The Virtual City-State Of All Ohio?
Last week, I attended the conference that launched the new Global Institute for the Study of the Intelligent Community, based in Dublin, Ohio.
In the annual evaluation by the Intelligent Community Forum (ICF), Dublin has been among the most intelligent communities in the world for the last few years. Nearby Columbus, Ohio was designated the most intelligent community this past June.
The institute will share innovations and best practices to help make communities more prosperous, livable, resilient and intelligent. Although using broadband and technology is a part of the story, the institute is part of the ICF movement which has distinguished itself by its emphasis as well on all the other factors that make a community intelligent. As such, the effort to become an intelligent community involves all elements of a community, not just technologists. Much of the discussion encouraged leaders from Dublin, Columbus and other places in Ohio to think about what a successful intelligent community means and how to measure it.
Dana McDaniel, who had been in charge of Dublin’s economic development strategy and is now its city manager, organized and led the conference. In the moments when people had a chance to outline their longer term vision, he had an intriguing thought. He wants to unify and treat Ohio as the first intelligent community that encompasses a whole state.
This reminded me of my work on technology-based economic development in Massachusetts a few years ago. Massachusetts’ problem was that the Boston/Cambridge area of the state was its primary economic engine, but that the rest of the state, especially the central region, had suffered economically.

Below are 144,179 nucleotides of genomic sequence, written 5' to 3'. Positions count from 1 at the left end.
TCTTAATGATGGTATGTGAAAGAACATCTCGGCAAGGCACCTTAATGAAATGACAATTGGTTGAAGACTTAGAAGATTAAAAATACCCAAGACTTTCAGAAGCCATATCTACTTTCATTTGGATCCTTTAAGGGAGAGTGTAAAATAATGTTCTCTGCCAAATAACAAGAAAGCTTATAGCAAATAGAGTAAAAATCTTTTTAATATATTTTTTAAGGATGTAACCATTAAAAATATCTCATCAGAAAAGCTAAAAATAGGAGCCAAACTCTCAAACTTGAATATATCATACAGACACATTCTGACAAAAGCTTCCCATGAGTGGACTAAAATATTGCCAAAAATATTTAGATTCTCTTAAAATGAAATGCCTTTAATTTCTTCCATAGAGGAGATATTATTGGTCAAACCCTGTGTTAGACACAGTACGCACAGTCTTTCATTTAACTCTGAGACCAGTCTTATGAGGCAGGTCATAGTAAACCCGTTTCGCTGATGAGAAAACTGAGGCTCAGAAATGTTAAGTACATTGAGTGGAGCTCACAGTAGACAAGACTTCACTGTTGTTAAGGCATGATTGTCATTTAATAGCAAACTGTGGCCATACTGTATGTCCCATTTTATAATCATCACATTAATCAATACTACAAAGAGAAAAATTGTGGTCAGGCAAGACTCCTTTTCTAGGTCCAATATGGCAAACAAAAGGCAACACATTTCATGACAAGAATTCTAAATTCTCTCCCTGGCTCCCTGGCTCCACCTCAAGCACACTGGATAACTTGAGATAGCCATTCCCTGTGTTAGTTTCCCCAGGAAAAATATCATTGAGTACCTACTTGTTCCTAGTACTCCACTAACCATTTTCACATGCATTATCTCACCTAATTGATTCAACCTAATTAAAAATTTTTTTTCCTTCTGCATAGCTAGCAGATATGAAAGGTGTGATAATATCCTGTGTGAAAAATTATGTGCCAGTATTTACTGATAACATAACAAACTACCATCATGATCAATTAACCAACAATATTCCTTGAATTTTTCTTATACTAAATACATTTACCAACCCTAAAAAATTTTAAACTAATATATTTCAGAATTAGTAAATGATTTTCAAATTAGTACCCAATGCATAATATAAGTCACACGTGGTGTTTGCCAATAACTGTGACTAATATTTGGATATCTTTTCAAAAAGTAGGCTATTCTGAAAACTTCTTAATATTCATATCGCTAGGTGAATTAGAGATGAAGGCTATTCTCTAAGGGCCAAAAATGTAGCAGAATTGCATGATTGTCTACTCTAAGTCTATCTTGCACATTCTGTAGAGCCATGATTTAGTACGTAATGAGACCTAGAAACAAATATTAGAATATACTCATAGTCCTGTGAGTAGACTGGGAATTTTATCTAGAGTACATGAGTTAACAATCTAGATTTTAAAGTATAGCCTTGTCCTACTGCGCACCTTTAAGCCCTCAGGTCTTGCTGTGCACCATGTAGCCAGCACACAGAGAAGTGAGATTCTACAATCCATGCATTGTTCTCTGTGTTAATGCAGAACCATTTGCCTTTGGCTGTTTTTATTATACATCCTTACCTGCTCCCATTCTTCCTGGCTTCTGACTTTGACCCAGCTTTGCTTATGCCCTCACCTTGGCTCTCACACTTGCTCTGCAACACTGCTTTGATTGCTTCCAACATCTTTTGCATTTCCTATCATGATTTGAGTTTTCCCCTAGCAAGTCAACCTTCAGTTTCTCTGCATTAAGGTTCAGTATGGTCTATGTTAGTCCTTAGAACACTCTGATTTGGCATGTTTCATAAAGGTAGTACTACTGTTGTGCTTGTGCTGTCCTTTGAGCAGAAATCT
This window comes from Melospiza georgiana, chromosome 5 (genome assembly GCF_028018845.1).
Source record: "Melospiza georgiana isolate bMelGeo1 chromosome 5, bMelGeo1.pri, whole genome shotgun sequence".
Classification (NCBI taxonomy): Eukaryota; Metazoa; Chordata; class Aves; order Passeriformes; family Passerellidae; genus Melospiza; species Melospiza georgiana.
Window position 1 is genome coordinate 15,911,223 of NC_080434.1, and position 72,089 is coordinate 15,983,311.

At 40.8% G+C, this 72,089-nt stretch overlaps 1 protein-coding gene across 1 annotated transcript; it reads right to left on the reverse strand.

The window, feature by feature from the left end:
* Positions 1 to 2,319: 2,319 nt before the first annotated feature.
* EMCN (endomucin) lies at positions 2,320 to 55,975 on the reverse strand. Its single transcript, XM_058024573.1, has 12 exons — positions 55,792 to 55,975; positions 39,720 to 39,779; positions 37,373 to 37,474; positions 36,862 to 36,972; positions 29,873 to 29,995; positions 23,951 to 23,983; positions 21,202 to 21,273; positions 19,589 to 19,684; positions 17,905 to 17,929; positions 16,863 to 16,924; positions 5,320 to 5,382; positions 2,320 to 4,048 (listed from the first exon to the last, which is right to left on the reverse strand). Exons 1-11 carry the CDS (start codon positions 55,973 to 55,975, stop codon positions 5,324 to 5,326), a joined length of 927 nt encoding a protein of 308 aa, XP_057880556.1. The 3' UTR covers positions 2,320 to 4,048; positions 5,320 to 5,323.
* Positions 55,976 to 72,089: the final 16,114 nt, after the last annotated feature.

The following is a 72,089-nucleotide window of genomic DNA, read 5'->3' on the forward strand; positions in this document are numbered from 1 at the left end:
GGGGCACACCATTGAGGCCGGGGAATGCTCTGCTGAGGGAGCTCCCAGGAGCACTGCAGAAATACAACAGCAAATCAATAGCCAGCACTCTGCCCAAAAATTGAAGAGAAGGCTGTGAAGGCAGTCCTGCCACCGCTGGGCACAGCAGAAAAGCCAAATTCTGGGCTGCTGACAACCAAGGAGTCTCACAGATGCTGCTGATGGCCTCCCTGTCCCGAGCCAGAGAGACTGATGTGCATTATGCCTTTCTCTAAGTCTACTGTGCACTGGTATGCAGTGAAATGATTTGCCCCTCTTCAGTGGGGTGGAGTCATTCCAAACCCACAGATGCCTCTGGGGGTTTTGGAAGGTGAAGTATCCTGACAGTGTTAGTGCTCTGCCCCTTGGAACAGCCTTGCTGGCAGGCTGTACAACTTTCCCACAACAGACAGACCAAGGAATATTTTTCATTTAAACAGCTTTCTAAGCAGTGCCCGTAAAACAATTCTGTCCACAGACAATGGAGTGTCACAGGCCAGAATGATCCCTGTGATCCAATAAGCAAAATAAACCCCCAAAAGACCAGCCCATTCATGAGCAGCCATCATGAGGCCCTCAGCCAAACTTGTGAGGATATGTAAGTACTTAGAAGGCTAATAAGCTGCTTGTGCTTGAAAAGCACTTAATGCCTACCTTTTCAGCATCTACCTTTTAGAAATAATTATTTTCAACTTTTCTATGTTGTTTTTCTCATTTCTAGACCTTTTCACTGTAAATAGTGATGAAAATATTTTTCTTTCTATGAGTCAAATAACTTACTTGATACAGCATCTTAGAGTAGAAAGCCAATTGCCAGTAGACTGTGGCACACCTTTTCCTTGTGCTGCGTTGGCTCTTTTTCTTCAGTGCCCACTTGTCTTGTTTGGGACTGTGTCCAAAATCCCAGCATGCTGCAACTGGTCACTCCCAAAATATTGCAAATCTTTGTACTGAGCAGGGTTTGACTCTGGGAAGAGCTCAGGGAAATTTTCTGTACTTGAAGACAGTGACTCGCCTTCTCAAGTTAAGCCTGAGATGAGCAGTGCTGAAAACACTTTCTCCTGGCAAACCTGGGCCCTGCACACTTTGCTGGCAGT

Several states have a similar situation with only one truly prosperous region. New York, Illinois, Colorado and Washington are reasonably good examples of the problem.
So we came up with a plan that would use broadband connectivity to link the rest of Massachusetts to the Boston area. We knew this might be fraught with political objections from other parts of the state not wanting to lose their identity by being considered virtual suburbs of Boston.
Instead, we were trying to find a way to link together the whole state. This would not only provide resources and potential financing from Boston for those elsewhere, but just as important it could provide people in Boston with new entrepreneurial ideas that could only flourish in areas with a different business atmosphere.
While it certainly has pockets of relative affluence and poverty, Ohio is actually not one of those states with a single economic engine. Despite that — or maybe because of that — the idea of weaving together all the communities in a state is germinating there.
By contrast, some states that do have the problem of a concentration of prosperity seem to be going in the opposite direction — splitting themselves into non-cooperating regions, thus diminishing the state’s overall impact and putting every region in a weaker competitive position.
I’ve noted before that communications technology today makes possible a virtual metropolis created through the linked combination of rural areas.
Ohio’s variation on the theme is also an interesting development to watch. It may well position Ohio as the forerunner for economic growth for the rest of the USA — a 21st century virtual version of the economically dominant city-states of the European Renaissance.
© 2015 Norman Jacknis, All Rights Reserved